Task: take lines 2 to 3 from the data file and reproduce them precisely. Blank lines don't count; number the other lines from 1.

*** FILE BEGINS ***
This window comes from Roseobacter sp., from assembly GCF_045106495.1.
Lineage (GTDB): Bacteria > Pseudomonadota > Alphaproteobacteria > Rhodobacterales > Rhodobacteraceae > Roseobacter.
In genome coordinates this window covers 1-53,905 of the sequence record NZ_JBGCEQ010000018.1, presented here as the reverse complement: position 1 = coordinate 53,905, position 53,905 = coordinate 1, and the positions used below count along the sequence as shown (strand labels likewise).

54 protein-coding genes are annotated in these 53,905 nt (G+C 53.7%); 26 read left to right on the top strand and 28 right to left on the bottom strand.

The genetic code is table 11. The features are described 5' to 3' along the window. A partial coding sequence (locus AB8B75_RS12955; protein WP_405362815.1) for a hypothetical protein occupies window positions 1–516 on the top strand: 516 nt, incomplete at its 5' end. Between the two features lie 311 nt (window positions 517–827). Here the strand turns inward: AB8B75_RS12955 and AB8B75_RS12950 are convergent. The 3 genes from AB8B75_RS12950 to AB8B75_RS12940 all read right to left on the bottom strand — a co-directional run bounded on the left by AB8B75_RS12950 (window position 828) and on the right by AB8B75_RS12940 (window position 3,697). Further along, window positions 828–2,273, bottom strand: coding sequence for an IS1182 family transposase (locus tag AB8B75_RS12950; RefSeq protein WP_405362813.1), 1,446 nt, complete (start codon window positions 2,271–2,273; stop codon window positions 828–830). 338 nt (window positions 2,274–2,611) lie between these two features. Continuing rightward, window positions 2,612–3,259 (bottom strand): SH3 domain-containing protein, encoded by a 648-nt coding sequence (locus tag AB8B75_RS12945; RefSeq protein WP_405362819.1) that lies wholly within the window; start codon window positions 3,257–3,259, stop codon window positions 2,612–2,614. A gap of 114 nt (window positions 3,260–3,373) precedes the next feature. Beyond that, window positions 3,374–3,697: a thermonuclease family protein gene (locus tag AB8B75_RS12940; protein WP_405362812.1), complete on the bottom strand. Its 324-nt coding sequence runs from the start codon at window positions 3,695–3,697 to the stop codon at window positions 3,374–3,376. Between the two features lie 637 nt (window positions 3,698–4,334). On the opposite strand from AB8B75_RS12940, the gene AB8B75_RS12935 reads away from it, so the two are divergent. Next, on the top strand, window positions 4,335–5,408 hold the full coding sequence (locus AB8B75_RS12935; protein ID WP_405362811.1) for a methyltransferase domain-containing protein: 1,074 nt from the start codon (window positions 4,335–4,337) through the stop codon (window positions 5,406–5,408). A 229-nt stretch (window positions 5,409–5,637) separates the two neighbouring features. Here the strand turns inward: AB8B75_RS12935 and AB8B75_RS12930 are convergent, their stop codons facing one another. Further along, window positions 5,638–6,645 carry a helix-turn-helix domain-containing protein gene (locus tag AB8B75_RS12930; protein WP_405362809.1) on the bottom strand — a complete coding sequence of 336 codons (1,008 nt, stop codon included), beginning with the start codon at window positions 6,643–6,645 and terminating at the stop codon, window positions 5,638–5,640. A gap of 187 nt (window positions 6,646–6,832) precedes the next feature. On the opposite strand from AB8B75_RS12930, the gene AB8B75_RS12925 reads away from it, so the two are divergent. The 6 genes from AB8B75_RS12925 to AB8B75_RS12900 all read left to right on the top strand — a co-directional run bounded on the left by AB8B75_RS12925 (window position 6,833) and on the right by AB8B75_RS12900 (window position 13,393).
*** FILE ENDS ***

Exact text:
Lineage (GTDB): Bacteria > Pseudomonadota > Alphaproteobacteria > Rhodobacterales > Rhodobacteraceae > Roseobacter.
In genome coordinates this window covers 1-53,905 of the sequence record NZ_JBGCEQ010000018.1, presented here as the reverse complement: position 1 = coordinate 53,905, position 53,905 = coordinate 1, and the positions used below count along the sequence as shown (strand labels likewise).